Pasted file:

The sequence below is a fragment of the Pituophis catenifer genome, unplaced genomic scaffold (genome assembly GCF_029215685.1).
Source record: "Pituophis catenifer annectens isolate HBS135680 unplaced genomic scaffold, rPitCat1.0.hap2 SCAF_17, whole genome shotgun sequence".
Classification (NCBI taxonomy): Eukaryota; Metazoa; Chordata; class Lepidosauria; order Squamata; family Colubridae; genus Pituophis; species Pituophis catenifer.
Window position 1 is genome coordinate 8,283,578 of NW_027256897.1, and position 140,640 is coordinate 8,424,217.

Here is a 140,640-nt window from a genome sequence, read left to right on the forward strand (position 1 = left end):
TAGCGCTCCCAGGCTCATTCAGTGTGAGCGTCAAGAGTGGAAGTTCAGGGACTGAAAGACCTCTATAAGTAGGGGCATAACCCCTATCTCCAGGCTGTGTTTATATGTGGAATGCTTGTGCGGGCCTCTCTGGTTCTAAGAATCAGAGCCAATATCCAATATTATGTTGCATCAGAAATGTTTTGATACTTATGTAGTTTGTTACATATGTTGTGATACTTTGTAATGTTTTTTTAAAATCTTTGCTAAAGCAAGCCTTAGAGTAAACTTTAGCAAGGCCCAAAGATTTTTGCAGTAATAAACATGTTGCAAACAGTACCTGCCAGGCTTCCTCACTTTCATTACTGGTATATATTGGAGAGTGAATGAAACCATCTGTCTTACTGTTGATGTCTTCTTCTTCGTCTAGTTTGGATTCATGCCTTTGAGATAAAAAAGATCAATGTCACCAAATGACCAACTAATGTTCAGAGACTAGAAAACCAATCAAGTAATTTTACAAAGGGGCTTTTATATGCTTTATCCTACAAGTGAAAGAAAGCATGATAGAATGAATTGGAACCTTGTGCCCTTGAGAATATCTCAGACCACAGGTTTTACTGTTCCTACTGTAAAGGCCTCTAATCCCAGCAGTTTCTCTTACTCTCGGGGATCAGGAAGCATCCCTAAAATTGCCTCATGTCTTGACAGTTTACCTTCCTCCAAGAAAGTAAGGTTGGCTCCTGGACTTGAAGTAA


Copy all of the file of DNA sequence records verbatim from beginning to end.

The sequence below is a fragment of the Pituophis catenifer genome, unplaced genomic scaffold (genome assembly GCF_029215685.1).
Source record: "Pituophis catenifer annectens isolate HBS135680 unplaced genomic scaffold, rPitCat1.0.hap2 SCAF_17, whole genome shotgun sequence".
Classification (NCBI taxonomy): Eukaryota; Metazoa; Chordata; class Lepidosauria; order Squamata; family Colubridae; genus Pituophis; species Pituophis catenifer.
Window position 1 is genome coordinate 8,283,578 of NW_027256897.1, and position 140,640 is coordinate 8,424,217.

Here is a 140,640-nt window from a genome sequence, read left to right on the forward strand (position 1 = left end):
TAGCGCTCCCAGGCTCATTCAGTGTGAGCGTCAAGAGTGGAAGTTCAGGGACTGAAAGACCTCTATAAGTAGGGGCATAACCCCTATCTCCAGGCTGTGTTTATATGTGGAATGCTTGTGCGGGCCTCTCTGGTTCTAAGAATCAGAGCCAATATCCAATATTATGTTGCATCAGAAATGTTTTGATACTTATGTAGTTTGTTACATATGTTGTGATACTTTGTAATGTTTTTTTAAAATCTTTGCTAAAGCAAGCCTTAGAGTAAACTTTAGCAAGGCCCAAAGATTTTTGCAGTAATAAACATGTTGCAAACAGTACCTGCCAGGCTTCCTCACTTTCATTACTGGTATATATTGGAGAGTGAATGAAACCATCTGTCTTACTGTTGATGTCTTCTTCTTCGTCTAGTTTGGATTCATGCCTTTGAGATAAAAAAGATCAATGTCACCAAATGACCAACTAATGTTCAGAGACTAGAAAACCAATCAAGTAATTTTACAAAGGGGCTTTTATATGCTTTATCCTACAAGTGAAAGAAAGCATGATAGAATGAATTGGAACCTTGTGCCCTTGAGAATATCTCAGACCACAGGTTTTACTGTTCCTACTGTAAAGGCCTCTAATCCCAGCAGTTTCTCTTACTCTCGGGGATCAGGAAGCATCCCTAAAATTGCCTCATGTCTTGACAGTTTACCTTCCTCCAAGAAAGTAAGGTTGGCTCCTGGACTTGAAGTAA